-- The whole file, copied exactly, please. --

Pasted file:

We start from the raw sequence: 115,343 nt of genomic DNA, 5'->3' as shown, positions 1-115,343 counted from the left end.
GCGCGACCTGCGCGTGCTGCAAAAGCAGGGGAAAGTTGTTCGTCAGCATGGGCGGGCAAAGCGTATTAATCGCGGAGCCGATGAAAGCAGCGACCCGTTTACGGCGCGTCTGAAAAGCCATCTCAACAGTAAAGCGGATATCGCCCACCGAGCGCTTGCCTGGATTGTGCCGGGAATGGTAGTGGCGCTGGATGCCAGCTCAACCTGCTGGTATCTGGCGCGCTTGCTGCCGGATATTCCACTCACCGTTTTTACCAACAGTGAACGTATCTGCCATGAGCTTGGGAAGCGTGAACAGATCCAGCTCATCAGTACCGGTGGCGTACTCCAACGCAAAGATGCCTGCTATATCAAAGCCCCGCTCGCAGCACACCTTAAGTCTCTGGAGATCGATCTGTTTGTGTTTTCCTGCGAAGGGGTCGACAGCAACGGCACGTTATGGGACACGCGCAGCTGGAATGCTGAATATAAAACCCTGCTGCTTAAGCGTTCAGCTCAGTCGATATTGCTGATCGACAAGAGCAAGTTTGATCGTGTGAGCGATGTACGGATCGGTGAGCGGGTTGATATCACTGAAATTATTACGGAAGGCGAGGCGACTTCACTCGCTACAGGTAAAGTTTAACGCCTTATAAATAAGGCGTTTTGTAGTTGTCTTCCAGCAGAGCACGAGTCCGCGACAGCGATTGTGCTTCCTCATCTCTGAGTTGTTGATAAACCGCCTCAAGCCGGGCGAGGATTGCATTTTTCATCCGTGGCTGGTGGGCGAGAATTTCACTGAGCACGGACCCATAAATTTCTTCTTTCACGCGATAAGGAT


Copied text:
We start from the raw sequence: 115,343 nt of genomic DNA, 5'->3' as shown, positions 1-115,343 counted from the left end.
GCGCGACCTGCGCGTGCTGCAAAAGCAGGGGAAAGTTGTTCGTCAGCATGGGCGGGCAAAGCGTATTAATCGCGGAGCCGATGAAAGCAGCGACCCGTTTACGGCGCGTCTGAAAAGCCATCTCAACAGTAAAGCGGATATCGCCCACCGAGCGCTTGCCTGGATTGTGCCGGGAATGGTAGTGGCGCTGGATGCCAGCTCAACCTGCTGGTATCTGGCGCGCTTGCTGCCGGATATTCCACTCACCGTTTTTACCAACAGTGAACGTATCTGCCATGAGCTTGGGAAGCGTGAACAGATCCAGCTCATCAGTACCGGTGGCGTACTCCAACGCAAAGATGCCTGCTATATCAAAGCCCCGCTCGCAGCACACCTTAAGTCTCTGGAGATCGATCTGTTTGTGTTTTCCTGCGAAGGGGTCGACAGCAACGGCACGTTATGGGACACGCGCAGCTGGAATGCTGAATATAAAACCCTGCTGCTTAAGCGTTCAGCTCAGTCGATATTGCTGATCGACAAGAGCAAGTTTGATCGTGTGAGCGATGTACGGATCGGTGAGCGGGTTGATATCACTGAAATTATTACGGAAGGCGAGGCGACTTCACTCGCTACAGGTAAAGTTTAACGCCTTATAAATAAGGCGTTTTGTAGTTGTCTTCCAGCAGAGCACGAGTCCGCGACAGCGATTGTGCTTCCTCATCTCTGAGTTGTTGATAAACCGCCTCAAGCCGGGCGAGGATTGCATTTTTCATCCGTGGCTGGTGGGCGAGAATTTCACTGAGCACGGACCCATAAATTTCTTCTTTCACGCGATAAGGAT